[V3,6/6] PCI: rcar: Fix 64bit MSI message address handling
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Message ID 20190323015359.7231-6-marek.vasut@gmail.com
State Superseded
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Series
  • [V3,1/6] PCI: rcar: Clean up remaining macros defining bits
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Commit Message

Marek Vasut March 23, 2019, 1:53 a.m. UTC
From: Marek Vasut <marek.vasut+renesas@gmail.com>

The MSI message address in the RC address space can be 64 bit. The
R-Car PCIe RC supports such a 64bit MSI message address as well.
The code currently uses virt_to_phys(__get_free_pages()) to obtain
a reserved page for the MSI message address, and the return value
of which can be a 64 bit physical address on 64 bit system.

However, the driver only programs PCIEMSIALR register with the bottom
32 bits of the virt_to_phys(__get_free_pages()) return value and does
not program the top 32 bits into PCIEMSIAUR, but rather programs the
PCIEMSIAUR register with 0x0. This worked fine on older 32 bit R-Car
SoCs, however may fail on new 64 bit R-Car SoCs.

Since from a PCIe controller perspective, an inbound MSI is a memory
write to a special address (in case of this controller, defined by
the value in PCIEMSIAUR:PCIEMSIALR), which triggers an interrupt, but
never hits the DRAM _and_ because allocation of an MSI by a PCIe card
driver obtains the MSI message address by reading PCIEMSIAUR:PCIEMSIALR
in rcar_msi_setup_irqs(), incorrectly programmed PCIEMSIAUR cannot
cause memory corruption or other issues.

There is however the possibility that if virt_to_phys(__get_free_pages())
returned address above the 32bit boundary _and_ PCIEMSIAUR was programmed
to 0x0 _and_ if the system had physical RAM at the address matching the
value of PCIEMSIALR, a PCIe card driver could allocate a buffer with a
physical address matching the value of PCIEMSIALR and a remote write to
such a buffer by a PCIe card would trigger a spurious MSI.

Signed-off-by: Marek Vasut <marek.vasut+renesas@gmail.com>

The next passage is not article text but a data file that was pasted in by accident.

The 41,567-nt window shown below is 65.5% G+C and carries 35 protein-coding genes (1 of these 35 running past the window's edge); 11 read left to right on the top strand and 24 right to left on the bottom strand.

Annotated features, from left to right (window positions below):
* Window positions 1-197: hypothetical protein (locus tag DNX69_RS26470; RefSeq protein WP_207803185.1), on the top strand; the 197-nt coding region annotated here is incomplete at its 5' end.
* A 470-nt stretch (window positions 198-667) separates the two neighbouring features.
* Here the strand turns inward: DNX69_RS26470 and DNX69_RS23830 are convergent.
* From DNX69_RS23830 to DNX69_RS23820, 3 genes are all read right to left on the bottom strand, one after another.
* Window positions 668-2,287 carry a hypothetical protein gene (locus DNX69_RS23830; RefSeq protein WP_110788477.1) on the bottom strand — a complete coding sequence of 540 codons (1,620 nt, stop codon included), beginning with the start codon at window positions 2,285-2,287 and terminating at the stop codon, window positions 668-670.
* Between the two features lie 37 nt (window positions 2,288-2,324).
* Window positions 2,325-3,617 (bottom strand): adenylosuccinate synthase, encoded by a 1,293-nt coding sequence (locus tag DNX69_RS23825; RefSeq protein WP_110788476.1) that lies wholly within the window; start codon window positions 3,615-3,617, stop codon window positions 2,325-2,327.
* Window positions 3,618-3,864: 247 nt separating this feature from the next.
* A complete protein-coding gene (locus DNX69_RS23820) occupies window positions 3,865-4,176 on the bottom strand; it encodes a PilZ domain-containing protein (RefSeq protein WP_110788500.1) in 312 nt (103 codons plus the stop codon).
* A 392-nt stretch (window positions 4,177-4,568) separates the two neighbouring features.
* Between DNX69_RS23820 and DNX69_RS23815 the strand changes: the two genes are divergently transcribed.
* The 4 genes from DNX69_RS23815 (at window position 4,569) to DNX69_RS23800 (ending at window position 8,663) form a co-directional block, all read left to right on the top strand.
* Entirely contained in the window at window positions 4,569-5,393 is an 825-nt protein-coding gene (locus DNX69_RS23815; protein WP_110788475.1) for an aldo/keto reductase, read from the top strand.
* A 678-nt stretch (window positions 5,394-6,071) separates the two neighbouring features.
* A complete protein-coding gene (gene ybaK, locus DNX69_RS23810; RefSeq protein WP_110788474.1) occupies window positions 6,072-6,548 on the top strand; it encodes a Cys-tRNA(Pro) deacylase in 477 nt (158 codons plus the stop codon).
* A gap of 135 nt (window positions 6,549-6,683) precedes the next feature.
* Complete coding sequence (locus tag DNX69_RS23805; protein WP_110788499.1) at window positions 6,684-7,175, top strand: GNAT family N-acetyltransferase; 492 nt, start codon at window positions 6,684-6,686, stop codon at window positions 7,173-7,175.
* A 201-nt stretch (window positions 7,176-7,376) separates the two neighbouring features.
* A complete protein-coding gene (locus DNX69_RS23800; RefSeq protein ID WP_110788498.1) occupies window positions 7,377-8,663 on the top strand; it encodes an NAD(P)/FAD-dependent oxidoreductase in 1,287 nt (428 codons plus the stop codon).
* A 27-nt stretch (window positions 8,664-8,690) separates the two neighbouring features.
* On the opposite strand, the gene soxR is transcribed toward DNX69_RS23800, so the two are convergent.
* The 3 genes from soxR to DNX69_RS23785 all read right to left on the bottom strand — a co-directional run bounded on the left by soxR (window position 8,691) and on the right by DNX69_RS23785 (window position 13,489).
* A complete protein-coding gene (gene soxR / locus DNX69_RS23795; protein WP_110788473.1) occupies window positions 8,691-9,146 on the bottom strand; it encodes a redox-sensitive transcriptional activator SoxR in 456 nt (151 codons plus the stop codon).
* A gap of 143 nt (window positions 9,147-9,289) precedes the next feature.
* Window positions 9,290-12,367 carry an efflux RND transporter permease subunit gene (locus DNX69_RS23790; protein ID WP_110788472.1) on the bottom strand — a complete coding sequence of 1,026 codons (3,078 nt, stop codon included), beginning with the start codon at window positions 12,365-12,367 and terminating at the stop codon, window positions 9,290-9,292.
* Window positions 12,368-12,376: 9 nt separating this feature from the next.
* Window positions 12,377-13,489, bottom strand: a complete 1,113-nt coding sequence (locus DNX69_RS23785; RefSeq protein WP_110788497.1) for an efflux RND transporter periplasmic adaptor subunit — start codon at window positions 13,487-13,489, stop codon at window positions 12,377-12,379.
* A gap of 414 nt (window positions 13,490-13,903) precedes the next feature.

Cc: Geert Uytterhoeven <geert+renesas@glider.be>
Cc: Phil Edworthy <phil.edworthy@renesas.com>
Cc: Simon Horman <horms+renesas@verge.net.au>
Cc: Wolfram Sang <wsa@the-dreams.de>
Cc: linux-renesas-soc@vger.kernel.org
To: linux-pci@vger.kernel.org
---
V2: - s/it's/its/ in commit message
    - Add R-B from Geert
V3: - Reworded commit message and thus dropped Geerts R-B
---
 drivers/pci/controller/pcie-rcar.c | 4 ++--
 1 file changed, 2 insertions(+), 2 deletions(-)

Comments

Geert Uytterhoeven March 25, 2019, 8:28 a.m. UTC | #1
On Sat, Mar 23, 2019 at 2:54 AM <marek.vasut@gmail.com> wrote:
> From: Marek Vasut <marek.vasut+renesas@gmail.com>
>
> The MSI message address in the RC address space can be 64 bit. The
> R-Car PCIe RC supports such a 64bit MSI message address as well.
> The code currently uses virt_to_phys(__get_free_pages()) to obtain
> a reserved page for the MSI message address, and the return value
> of which can be a 64 bit physical address on 64 bit system.
>
> However, the driver only programs PCIEMSIALR register with the bottom
> 32 bits of the virt_to_phys(__get_free_pages()) return value and does
> not program the top 32 bits into PCIEMSIAUR, but rather programs the
> PCIEMSIAUR register with 0x0. This worked fine on older 32 bit R-Car
> SoCs, however may fail on new 64 bit R-Car SoCs.
>
> Since from a PCIe controller perspective, an inbound MSI is a memory
> write to a special address (in case of this controller, defined by
> the value in PCIEMSIAUR:PCIEMSIALR), which triggers an interrupt, but
> never hits the DRAM _and_ because allocation of an MSI by a PCIe card
> driver obtains the MSI message address by reading PCIEMSIAUR:PCIEMSIALR
> in rcar_msi_setup_irqs(), incorrectly programmed PCIEMSIAUR cannot
> cause memory corruption or other issues.
>
> There is however the possibility that if virt_to_phys(__get_free_pages())
> returned address above the 32bit boundary _and_ PCIEMSIAUR was programmed
> to 0x0 _and_ if the system had physical RAM at the address matching the
> value of PCIEMSIALR, a PCIe card driver could allocate a buffer with a
> physical address matching the value of PCIEMSIALR and a remote write to
> such a buffer by a PCIe card would trigger a spurious MSI.
>
> Signed-off-by: Marek Vasut <marek.vasut+renesas@gmail.com>

Thanks for the nice explanation!

Reviewed-by: Geert Uytterhoeven <geert+renesas@glider.be>

Gr{oetje,eeting}s,

                        Geert

Patch
diff mbox series

diff --git a/drivers/pci/controller/pcie-rcar.c b/drivers/pci/controller/pcie-rcar.c
index 4d9e68ddcdd9..6bedd2167f3c 100644
--- a/drivers/pci/controller/pcie-rcar.c
+++ b/drivers/pci/controller/pcie-rcar.c
@@ -890,7 +890,7 @@  static int rcar_pcie_enable_msi(struct rcar_pcie *pcie)
 {
 	struct device *dev = pcie->dev;
 	struct rcar_msi *msi = &pcie->msi;
-	unsigned long base;
+	phys_addr_t base;
 	int err, i;
 
 	mutex_init(&msi->lock);
@@ -932,7 +932,7 @@  static int rcar_pcie_enable_msi(struct rcar_pcie *pcie)
 	base = virt_to_phys((void *)msi->pages);
 
 	rcar_pci_write_reg(pcie, base | MSIFE, PCIEMSIALR);
-	rcar_pci_write_reg(pcie, 0, PCIEMSIAUR);
+	rcar_pci_write_reg(pcie, base >> 32, PCIEMSIAUR);
 
 	/* enable all MSI interrupts */
 	rcar_pci_write_reg(pcie, 0xffffffff, PCIEMSIIER);